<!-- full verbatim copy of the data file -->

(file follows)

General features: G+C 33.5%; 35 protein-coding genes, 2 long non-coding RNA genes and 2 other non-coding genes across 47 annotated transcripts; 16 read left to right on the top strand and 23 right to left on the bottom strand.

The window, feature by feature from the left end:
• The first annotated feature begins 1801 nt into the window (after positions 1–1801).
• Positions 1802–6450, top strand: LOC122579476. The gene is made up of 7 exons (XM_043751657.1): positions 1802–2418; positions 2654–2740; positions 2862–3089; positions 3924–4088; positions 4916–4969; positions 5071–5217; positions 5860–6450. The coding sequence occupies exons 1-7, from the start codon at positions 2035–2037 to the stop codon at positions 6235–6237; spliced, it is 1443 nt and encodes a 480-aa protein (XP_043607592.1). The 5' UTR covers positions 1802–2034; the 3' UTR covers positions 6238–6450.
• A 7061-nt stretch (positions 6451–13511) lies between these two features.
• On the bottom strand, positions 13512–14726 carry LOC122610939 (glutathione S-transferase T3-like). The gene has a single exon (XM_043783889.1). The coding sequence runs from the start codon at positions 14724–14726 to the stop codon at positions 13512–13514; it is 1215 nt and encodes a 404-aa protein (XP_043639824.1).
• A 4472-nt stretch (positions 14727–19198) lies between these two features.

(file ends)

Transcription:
General features: G+C 33.5%; 35 protein-coding genes, 2 long non-coding RNA genes and 2 other non-coding genes across 47 annotated transcripts; 16 read left to right on the top strand and 23 right to left on the bottom strand.

The window, feature by feature from the left end:
• The first annotated feature begins 1801 nt into the window (after positions 1–1801).
• Positions 1802–6450, top strand: LOC122579476. The gene is made up of 7 exons (XM_043751657.1): positions 1802–2418; positions 2654–2740; positions 2862–3089; positions 3924–4088; positions 4916–4969; positions 5071–5217; positions 5860–6450. The coding sequence occupies exons 1-7, from the start codon at positions 2035–2037 to the stop codon at positions 6235–6237; spliced, it is 1443 nt and encodes a 480-aa protein (XP_043607592.1). The 5' UTR covers positions 1802–2034; the 3' UTR covers positions 6238–6450.
• A 7061-nt stretch (positions 6451–13511) lies between these two features.
• On the bottom strand, positions 13512–14726 carry LOC122610939 (glutathione S-transferase T3-like). The gene has a single exon (XM_043783889.1). The coding sequence runs from the start codon at positions 14724–14726 to the stop codon at positions 13512–13514; it is 1215 nt and encodes a 404-aa protein (XP_043639824.1).
• A 4472-nt stretch (positions 14727–19198) lies between these two features.